Why Does a Cable Need a Shield?

June 20, 2021 Jan Arnoldy

In this blog post, you'll discover why a cable needs a shield and what appropriate shielding looks like for cables in linear and torsional applications.

Why does a cable need a shield? 

The cable's shield serves as electromagnetic compatibility protection. It prevents interfering signals from the inside of the cable from reaching the outside and disturbing other cables or even electrical devices. Furthermore, the shield ensures that external interference does not reach the inside of the cable. 

What is electromagnetic compatibility protection?

Electromagnetic compatibility, or EMC, "is the ability of electrical equipment and systems to function acceptably in their electromagnetic environment, by limiting the unintentional generation, propagation and reception of electromagnetic energy which may cause unwanted effects such as electromagnetic interference (EMI) or even physical damage in operational equipment" (Source). To ensure this protection, a cable must be electrically shielded. This protective effect is expressed strongly by the indication of the optical coverage of the shield. This is the area of the cable that is optically covered by the shield.

For example, if the cable has foil as its shield, it can be said to have 100% coverage. The optical coverage of our chainflex® cables can reach a value of 90% due to a shield consisting of tinned copper wires.

What do you have to pay attention to when using a shield?

A shield with braid angles that are too acute or the use of foil shielding can often lead to error patterns such as shield breakage. To ensure that these faults do not occur, our shielded chainflex® cables use either braided or wrapped shielding, depending on the type of application.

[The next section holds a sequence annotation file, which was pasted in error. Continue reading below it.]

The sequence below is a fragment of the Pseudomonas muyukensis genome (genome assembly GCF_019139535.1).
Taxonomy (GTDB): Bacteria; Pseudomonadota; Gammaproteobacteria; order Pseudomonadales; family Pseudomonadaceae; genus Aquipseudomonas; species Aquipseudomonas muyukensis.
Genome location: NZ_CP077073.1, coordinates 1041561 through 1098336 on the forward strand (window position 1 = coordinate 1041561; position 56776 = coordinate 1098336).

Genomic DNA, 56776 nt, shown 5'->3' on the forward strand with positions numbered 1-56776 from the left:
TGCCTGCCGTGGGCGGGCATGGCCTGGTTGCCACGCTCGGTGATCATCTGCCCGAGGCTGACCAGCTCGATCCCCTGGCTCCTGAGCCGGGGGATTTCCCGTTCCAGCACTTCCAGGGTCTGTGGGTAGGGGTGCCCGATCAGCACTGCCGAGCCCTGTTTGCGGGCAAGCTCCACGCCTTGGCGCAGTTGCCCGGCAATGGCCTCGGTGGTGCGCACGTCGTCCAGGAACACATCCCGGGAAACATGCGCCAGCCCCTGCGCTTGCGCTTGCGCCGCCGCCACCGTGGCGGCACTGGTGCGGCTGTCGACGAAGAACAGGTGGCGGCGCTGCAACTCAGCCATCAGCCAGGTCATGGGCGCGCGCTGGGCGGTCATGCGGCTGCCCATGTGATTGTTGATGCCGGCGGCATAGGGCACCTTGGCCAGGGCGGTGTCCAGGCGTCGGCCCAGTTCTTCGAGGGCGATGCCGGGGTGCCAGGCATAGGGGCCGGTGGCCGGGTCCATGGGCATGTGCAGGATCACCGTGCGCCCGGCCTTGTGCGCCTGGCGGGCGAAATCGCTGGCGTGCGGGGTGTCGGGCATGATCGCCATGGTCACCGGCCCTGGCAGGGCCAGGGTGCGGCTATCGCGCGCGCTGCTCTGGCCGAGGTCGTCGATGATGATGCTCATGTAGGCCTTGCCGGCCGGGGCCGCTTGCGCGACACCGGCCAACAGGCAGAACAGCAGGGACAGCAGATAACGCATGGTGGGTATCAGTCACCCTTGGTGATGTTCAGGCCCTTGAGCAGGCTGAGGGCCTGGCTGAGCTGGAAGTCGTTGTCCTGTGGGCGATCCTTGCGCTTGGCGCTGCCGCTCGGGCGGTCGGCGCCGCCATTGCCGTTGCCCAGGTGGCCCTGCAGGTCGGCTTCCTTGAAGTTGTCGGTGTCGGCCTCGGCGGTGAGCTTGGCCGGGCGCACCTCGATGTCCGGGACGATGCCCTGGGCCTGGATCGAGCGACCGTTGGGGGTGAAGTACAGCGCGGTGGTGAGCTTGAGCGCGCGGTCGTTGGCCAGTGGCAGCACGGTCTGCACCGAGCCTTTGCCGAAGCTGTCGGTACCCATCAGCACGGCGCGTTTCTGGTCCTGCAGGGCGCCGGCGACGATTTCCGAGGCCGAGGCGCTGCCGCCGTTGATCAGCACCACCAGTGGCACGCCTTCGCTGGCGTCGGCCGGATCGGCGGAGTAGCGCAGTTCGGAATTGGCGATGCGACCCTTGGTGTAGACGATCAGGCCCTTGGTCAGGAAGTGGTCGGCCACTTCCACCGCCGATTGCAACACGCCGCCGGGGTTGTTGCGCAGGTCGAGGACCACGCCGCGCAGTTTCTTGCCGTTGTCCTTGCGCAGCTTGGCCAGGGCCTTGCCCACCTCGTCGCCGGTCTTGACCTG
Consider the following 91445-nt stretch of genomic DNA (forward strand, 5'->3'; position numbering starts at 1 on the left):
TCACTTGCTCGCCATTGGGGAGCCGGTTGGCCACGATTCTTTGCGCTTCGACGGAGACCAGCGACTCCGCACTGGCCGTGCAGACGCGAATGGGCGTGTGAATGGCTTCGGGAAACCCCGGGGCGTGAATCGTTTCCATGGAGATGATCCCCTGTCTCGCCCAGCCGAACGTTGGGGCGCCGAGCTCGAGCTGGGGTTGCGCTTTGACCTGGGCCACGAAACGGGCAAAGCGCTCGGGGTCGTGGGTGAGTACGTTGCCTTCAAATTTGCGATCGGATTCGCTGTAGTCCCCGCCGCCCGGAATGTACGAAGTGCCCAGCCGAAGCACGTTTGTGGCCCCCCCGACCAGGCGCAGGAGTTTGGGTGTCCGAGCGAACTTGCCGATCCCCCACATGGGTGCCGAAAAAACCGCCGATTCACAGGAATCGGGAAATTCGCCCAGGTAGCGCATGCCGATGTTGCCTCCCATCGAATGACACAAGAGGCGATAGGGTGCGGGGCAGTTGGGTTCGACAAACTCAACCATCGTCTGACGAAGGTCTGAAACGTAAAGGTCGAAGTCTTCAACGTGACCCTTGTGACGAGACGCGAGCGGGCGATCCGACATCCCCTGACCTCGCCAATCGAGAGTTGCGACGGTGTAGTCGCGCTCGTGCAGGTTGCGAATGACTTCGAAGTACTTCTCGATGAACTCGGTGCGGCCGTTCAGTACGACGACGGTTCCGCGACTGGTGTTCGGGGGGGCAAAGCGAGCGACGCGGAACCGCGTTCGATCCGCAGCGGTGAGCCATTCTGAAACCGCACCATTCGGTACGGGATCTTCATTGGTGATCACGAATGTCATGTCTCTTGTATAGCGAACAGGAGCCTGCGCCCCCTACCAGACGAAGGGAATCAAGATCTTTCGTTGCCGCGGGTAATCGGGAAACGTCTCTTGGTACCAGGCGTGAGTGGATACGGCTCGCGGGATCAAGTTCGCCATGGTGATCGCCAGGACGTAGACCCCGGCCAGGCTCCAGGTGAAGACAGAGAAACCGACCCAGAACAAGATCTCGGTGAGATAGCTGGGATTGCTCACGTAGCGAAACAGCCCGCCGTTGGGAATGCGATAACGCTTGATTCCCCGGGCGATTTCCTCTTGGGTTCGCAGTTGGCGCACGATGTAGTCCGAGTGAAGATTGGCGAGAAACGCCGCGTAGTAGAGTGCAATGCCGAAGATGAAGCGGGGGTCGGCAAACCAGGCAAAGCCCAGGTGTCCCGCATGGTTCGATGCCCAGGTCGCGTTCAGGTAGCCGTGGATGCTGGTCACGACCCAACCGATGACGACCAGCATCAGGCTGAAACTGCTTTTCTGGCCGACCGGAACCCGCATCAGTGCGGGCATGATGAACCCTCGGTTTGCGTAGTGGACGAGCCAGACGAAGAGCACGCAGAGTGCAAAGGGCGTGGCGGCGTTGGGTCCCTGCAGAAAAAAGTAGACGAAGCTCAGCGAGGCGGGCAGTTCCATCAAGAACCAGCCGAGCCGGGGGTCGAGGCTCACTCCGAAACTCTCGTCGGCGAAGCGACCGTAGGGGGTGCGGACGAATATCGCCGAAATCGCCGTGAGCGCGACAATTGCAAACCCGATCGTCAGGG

It is important for cables in linear applications to have a braided shield with a particularly flat braid angle. That's because the electromagnetic compatibility protection works consistently well during movement due to a shielding window that opens minimally in the radius.

Cable shields for linear vs. torsional applications

Cable with braided shield

 

The cable shielding should always be selected according to the type of application. With our chainflex® cables, we distinguish between cables for linear applications in an e-chain® cable carrier and torsional applications such as on robots.

For linear movement, we use the braided shielding that's described above (pictured right).

Cable with shield wrap

For cables used in torsional applications, we use a shield wrap if possible (pictured left). Here the copper wires of the shield are not braided but wrapped in one direction. Optically, this is comparable to a spiral that wraps itself around the inner part of the cable.

In this way, a high shield coverage can also be ensured in a torsional application, as the shield can open and close in motion.

To learn more about chainflex® cables, visit this webpage or contact igus® here with any questions. 

Previous Article
Are UV Disinfection Robots Here to Stay?
Are UV Disinfection Robots Here to Stay?

The COVID-19 pandemic has sparked an increase in demand for UV disinfection robots, but will the momentum k...

Next Article
What Is a Hybrid Cable?
What Is a Hybrid Cable?

Similar to a hybrid car, which combines two different types of engines, the hybrid cable combines two diffe...